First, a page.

Alternatively, you can also use MS Excel. Learn how to create a Gantt chart in Excel.

Let’s look at the steps needed to create a Gantt chart in Google sheets.

Step #1. Prepare the chart data

Step #1. Prepare Gantt chart data

First, you need to prepare the data needed for the Gantt chart. You’ll need three columns:

  • Tasks: Project activities that appear on the Gantt chart.
  • Start Day: The day on which a task starts on the project timeline.
  • Duration: The duration in days to complete the task.

Step #2. Insert a stacked bar chart

Step #2. Insert a stacked bar chart

Second, we need to convert this data into a chart.

As we saw earlier, Google Sheets does not come with a built-in Gantt chart. Instead, we’ll use a stacked bar chart. And, then we’ll customize it to look like a Gantt chart.

To insert the stacked bar chart:

  • Select the prepared data.
  • Then, click on Insert > Chart.

This should automatically insert a stacked bar chart. However, if it doesn’t, you can manually change the chart type. Here’s how:

  • Click on the chart to select it.
  • Click on the three dots in the top-right corner, then click Edit chart.
  • Select Stacked bar chart in Chart editor > Setup > Chart Type
Step #2a. Change the chart type to Stacked bar chart if it already isn't.

Step #3. Customize the chart

Step #3. Customize the stacked bar chart to look like a Gantt chart.

Finally, we need to format the stacked bar chart to look like a Gantt chart.

To do that, we’ll change the color of the Start Day from the default Blue to None. Here’s how:

  • Click on the chart to select it.
  • Click on the three dots in the top-right corner, then click Edit chart.
  • Go to Chart editor > Customize > Series and select the Start Day series.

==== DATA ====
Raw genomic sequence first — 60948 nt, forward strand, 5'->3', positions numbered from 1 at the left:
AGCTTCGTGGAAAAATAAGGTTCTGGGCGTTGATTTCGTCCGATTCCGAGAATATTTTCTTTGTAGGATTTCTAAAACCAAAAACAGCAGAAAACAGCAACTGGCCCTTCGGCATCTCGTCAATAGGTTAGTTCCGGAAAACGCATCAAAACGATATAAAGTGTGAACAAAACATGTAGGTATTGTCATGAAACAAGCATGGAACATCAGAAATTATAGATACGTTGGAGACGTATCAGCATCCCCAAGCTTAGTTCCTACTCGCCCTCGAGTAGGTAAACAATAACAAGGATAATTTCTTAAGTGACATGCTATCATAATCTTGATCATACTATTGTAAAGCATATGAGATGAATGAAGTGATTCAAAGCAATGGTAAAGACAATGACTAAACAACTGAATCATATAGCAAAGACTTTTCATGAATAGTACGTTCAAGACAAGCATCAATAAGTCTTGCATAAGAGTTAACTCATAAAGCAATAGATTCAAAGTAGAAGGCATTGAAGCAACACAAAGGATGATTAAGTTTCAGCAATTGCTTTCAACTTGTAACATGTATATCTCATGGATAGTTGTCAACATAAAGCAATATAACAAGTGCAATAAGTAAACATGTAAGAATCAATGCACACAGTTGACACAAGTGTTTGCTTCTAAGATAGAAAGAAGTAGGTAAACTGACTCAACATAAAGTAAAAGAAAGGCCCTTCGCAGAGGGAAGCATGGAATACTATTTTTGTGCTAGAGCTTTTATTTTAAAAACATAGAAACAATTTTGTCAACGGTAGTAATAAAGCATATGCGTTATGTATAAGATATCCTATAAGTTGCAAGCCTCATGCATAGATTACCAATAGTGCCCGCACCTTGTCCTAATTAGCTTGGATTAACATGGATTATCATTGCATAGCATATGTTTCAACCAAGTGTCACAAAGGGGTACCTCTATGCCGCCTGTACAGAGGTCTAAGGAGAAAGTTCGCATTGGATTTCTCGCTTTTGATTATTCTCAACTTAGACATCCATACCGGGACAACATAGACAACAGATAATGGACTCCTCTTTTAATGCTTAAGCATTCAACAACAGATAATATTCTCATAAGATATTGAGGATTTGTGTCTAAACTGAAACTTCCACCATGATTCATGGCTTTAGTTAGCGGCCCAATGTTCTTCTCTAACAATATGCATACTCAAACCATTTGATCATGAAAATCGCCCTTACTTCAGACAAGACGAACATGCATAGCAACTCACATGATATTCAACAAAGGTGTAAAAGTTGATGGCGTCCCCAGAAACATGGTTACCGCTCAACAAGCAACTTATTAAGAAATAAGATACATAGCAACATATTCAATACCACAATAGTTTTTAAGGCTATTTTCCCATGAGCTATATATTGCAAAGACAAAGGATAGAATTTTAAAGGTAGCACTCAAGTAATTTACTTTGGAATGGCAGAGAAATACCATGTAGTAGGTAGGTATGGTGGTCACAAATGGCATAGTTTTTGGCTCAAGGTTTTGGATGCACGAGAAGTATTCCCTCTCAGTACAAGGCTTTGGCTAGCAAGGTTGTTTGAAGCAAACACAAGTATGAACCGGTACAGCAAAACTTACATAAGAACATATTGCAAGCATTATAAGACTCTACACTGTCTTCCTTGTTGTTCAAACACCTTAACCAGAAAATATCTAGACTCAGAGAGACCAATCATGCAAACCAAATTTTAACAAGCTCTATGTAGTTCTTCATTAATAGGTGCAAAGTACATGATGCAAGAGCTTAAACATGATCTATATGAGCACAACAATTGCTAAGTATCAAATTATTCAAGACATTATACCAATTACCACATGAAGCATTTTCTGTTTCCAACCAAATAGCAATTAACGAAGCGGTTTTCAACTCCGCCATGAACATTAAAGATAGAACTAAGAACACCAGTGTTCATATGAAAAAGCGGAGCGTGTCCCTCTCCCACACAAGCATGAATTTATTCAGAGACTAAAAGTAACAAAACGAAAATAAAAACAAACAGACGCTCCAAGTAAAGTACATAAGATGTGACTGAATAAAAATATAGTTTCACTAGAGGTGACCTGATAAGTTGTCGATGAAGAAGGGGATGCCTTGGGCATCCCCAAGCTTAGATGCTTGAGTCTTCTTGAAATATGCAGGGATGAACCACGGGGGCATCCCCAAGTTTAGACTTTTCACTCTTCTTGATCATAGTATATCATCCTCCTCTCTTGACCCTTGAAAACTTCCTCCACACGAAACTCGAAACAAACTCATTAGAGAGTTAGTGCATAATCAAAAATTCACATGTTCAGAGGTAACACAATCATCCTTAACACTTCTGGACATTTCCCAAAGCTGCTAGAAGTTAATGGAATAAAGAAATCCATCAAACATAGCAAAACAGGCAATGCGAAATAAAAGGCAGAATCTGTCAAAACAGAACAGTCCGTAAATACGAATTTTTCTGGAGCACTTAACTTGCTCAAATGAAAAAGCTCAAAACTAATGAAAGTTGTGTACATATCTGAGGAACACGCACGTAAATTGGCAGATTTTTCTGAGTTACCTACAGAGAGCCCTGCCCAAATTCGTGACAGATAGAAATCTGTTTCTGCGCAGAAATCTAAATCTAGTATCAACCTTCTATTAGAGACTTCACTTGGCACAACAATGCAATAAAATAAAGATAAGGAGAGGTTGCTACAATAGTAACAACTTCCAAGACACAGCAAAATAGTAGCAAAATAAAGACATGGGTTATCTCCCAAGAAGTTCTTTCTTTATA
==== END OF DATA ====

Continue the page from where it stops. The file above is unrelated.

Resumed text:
• Set the Format > Color to None.

And that’s it. Your Gantt chart is ready.

Google Sheets Gantt Chart

Gantt Chart Template for Google Sheets

So far we’ve created a simple Gantt Chart using Gooogle Sheets. However, you cannot do much with it. If you’re looking for a comprehensive project Gantt Chart template, you may want to look at this template.

Gantt Chart Google Sheets Template

However, like any Google Sheets Gantt chart this detailed template has two major drawbacks:

  • It’s hard to keep up-to-date. Delete a formula by mistake, and all your data goes for a toss.
  • It’s great for looking at what task happens when. But, falls short when it comes to resource allocation.

A Simple & Free Alternative to Google Sheets Gantt Charts

You can make a Gantt Chart in Goggle Sheets or Excel quickly. However, these Gantt Charts are at best useful for presentations.

Plus, managing a project from a spreadsheet is not such a great idea. It’s hard to work collaboratively, and yet keep the project information up-to-date.

That’s where Toggl Plan can help:

Project Timeline

With Toggl Plan you can:

  • Create a Gantt Chart to plan a project’s schedule.
  • Create a team workload timeline to manage resource allocation.
  • Easy to use, drag & drop interface to quickly add and update the Gantt chart timelines.
  • Add milestones to deliver project phases on time.
  • Assign tasks to multiple team members. Track progress as tasks move from to-do to done.
  • Team members can collaborate on tasks using attachments and comments.

Best of all, Toggl Plan is completely free for individual users. And has affordable plans for teams with a 14-day free trial.

Jitesh Patil

Jitesh is an SEO and content specialist. He manages content projects at Toggl and loves sharing actionable tips to deliver projects profitably.